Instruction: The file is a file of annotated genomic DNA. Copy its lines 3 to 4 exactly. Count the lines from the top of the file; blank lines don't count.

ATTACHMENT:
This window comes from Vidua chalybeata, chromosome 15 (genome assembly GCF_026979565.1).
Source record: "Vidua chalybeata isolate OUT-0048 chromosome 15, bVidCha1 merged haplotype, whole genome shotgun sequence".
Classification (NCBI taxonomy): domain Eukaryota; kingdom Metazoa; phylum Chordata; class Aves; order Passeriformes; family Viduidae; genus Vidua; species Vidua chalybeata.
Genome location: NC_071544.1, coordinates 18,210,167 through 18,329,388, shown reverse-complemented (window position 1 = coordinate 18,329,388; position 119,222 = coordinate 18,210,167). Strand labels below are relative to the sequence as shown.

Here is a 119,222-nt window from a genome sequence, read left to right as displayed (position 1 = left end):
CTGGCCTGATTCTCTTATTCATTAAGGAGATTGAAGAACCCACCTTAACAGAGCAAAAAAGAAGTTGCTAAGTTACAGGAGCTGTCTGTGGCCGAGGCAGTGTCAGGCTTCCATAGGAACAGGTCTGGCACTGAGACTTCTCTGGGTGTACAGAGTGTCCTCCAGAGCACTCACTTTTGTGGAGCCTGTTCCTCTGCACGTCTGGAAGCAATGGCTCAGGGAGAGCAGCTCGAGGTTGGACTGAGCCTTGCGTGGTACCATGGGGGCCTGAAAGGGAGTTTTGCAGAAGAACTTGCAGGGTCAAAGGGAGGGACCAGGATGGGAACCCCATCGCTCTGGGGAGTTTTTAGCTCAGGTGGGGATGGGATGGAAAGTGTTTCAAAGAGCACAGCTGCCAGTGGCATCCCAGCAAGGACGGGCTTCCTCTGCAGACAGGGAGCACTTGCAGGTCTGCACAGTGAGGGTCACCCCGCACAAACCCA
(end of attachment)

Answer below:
Classification (NCBI taxonomy): domain Eukaryota; kingdom Metazoa; phylum Chordata; class Aves; order Passeriformes; family Viduidae; genus Vidua; species Vidua chalybeata.
Genome location: NC_071544.1, coordinates 18,210,167 through 18,329,388, shown reverse-complemented (window position 1 = coordinate 18,329,388; position 119,222 = coordinate 18,210,167). Strand labels below are relative to the sequence as shown.